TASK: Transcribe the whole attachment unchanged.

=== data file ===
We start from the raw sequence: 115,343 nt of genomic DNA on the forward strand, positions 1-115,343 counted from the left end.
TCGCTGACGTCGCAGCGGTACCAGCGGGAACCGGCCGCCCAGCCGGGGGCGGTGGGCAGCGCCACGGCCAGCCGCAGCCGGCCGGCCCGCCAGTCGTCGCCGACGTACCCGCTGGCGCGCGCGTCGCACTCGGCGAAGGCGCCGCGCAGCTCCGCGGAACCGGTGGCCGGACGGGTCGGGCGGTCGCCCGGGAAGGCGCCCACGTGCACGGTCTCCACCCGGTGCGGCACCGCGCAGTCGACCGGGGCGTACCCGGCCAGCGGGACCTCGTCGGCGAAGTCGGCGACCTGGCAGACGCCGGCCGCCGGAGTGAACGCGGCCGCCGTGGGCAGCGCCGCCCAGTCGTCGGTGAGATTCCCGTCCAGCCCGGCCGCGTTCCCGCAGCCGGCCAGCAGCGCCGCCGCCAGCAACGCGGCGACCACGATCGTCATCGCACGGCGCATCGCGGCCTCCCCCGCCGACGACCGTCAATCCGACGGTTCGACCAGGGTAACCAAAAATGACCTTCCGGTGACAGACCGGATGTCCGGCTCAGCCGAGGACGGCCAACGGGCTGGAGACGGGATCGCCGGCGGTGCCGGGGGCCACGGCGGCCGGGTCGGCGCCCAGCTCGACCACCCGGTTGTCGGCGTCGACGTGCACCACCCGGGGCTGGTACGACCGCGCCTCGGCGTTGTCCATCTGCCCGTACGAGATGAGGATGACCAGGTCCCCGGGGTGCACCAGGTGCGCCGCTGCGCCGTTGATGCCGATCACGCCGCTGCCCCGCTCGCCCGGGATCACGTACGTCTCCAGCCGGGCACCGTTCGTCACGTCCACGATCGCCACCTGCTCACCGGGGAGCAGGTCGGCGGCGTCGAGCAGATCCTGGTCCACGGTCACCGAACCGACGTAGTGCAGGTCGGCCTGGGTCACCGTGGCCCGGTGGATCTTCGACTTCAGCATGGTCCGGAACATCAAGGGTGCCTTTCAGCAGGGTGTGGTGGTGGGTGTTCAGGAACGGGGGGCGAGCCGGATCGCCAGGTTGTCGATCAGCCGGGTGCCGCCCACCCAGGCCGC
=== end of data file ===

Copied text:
We start from the raw sequence: 115,343 nt of genomic DNA on the forward strand, positions 1-115,343 counted from the left end.
TCGCTGACGTCGCAGCGGTACCAGCGGGAACCGGCCGCCCAGCCGGGGGCGGTGGGCAGCGCCACGGCCAGCCGCAGCCGGCCGGCCCGCCAGTCGTCGCCGACGTACCCGCTGGCGCGCGCGTCGCACTCGGCGAAGGCGCCGCGCAGCTCCGCGGAACCGGTGGCCGGACGGGTCGGGCGGTCGCCCGGGAAGGCGCCCACGTGCACGGTCTCCACCCGGTGCGGCACCGCGCAGTCGACCGGGGCGTACCCGGCCAGCGGGACCTCGTCGGCGAAGTCGGCGACCTGGCAGACGCCGGCCGCCGGAGTGAACGCGGCCGCCGTGGGCAGCGCCGCCCAGTCGTCGGTGAGATTCCCGTCCAGCCCGGCCGCGTTCCCGCAGCCGGCCAGCAGCGCCGCCGCCAGCAACGCGGCGACCACGATCGTCATCGCACGGCGCATCGCGGCCTCCCCCGCCGACGACCGTCAATCCGACGGTTCGACCAGGGTAACCAAAAATGACCTTCCGGTGACAGACCGGATGTCCGGCTCAGCCGAGGACGGCCAACGGGCTGGAGACGGGATCGCCGGCGGTGCCGGGGGCCACGGCGGCCGGGTCGGCGCCCAGCTCGACCACCCGGTTGTCGGCGTCGACGTGCACCACCCGGGGCTGGTACGACCGCGCCTCGGCGTTGTCCATCTGCCCGTACGAGATGAGGATGACCAGGTCCCCGGGGTGCACCAGGTGCGCCGCTGCGCCGTTGATGCCGATCACGCCGCTGCCCCGCTCGCCCGGGATCACGTACGTCTCCAGCCGGGCACCGTTCGTCACGTCCACGATCGCCACCTGCTCACCGGGGAGCAGGTCGGCGGCGTCGAGCAGATCCTGGTCCACGGTCACCGAACCGACGTAGTGCAGGTCGGCCTGGGTCACCGTGGCCCGGTGGATCTTCGACTTCAGCATGGTCCGGAACATCAAGGGTGCCTTTCAGCAGGGTGTGGTGGTGGGTGTTCAGGAACGGGGGGCGAGCCGGATCGCCAGGTTGTCGATCAGCCGGGTGCCGCCCACCCAGGCCGC